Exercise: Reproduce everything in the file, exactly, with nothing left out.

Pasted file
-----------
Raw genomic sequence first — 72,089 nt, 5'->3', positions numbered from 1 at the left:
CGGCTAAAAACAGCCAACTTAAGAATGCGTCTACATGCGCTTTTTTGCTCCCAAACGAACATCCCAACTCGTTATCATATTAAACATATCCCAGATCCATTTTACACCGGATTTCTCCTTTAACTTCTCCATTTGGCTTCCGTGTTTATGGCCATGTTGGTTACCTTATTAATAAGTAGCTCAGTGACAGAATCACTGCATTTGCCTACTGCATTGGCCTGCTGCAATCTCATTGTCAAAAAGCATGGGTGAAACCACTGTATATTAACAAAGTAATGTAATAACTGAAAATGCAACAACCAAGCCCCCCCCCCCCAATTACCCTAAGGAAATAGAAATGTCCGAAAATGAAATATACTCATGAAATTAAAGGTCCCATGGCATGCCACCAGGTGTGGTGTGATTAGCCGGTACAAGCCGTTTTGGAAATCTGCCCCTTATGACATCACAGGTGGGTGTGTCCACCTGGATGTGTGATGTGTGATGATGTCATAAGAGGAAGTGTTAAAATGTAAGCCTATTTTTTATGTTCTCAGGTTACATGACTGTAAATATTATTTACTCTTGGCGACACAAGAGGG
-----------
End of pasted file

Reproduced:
Raw genomic sequence first — 72,089 nt, 5'->3', positions numbered from 1 at the left:
CGGCTAAAAACAGCCAACTTAAGAATGCGTCTACATGCGCTTTTTTGCTCCCAAACGAACATCCCAACTCGTTATCATATTAAACATATCCCAGATCCATTTTACACCGGATTTCTCCTTTAACTTCTCCATTTGGCTTCCGTGTTTATGGCCATGTTGGTTACCTTATTAATAAGTAGCTCAGTGACAGAATCACTGCATTTGCCTACTGCATTGGCCTGCTGCAATCTCATTGTCAAAAAGCATGGGTGAAACCACTGTATATTAACAAAGTAATGTAATAACTGAAAATGCAACAACCAAGCCCCCCCCCCCCAATTACCCTAAGGAAATAGAAATGTCCGAAAATGAAATATACTCATGAAATTAAAGGTCCCATGGCATGCCACCAGGTGTGGTGTGATTAGCCGGTACAAGCCGTTTTGGAAATCTGCCCCTTATGACATCACAGGTGGGTGTGTCCACCTGGATGTGTGATGTGTGATGATGTCATAAGAGGAAGTGTTAAAATGTAAGCCTATTTTTTATGTTCTCAGGTTACATGACTGTAAATATTATTTACTCTTGGCGACACAAGAGGG